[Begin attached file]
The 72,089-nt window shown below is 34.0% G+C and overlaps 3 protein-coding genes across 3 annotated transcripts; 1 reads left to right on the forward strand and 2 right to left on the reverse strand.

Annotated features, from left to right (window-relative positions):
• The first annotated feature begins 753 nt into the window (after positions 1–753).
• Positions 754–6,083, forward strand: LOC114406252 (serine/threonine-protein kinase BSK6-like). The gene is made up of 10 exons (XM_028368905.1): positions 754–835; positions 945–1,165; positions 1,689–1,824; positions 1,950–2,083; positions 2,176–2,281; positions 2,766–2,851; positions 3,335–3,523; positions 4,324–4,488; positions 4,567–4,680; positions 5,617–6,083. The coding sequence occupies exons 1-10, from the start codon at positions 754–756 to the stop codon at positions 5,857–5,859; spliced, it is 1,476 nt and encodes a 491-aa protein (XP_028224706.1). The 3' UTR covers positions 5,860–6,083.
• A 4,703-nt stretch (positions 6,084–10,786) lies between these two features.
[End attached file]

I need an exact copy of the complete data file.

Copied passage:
The 72,089-nt window shown below is 34.0% G+C and overlaps 3 protein-coding genes across 3 annotated transcripts; 1 reads left to right on the forward strand and 2 right to left on the reverse strand.

Annotated features, from left to right (window-relative positions):
• The first annotated feature begins 753 nt into the window (after positions 1–753).
• Positions 754–6,083, forward strand: LOC114406252 (serine/threonine-protein kinase BSK6-like). The gene is made up of 10 exons (XM_028368905.1): positions 754–835; positions 945–1,165; positions 1,689–1,824; positions 1,950–2,083; positions 2,176–2,281; positions 2,766–2,851; positions 3,335–3,523; positions 4,324–4,488; positions 4,567–4,680; positions 5,617–6,083. The coding sequence occupies exons 1-10, from the start codon at positions 754–756 to the stop codon at positions 5,857–5,859; spliced, it is 1,476 nt and encodes a 491-aa protein (XP_028224706.1). The 3' UTR covers positions 5,860–6,083.
• A 4,703-nt stretch (positions 6,084–10,786) lies between these two features.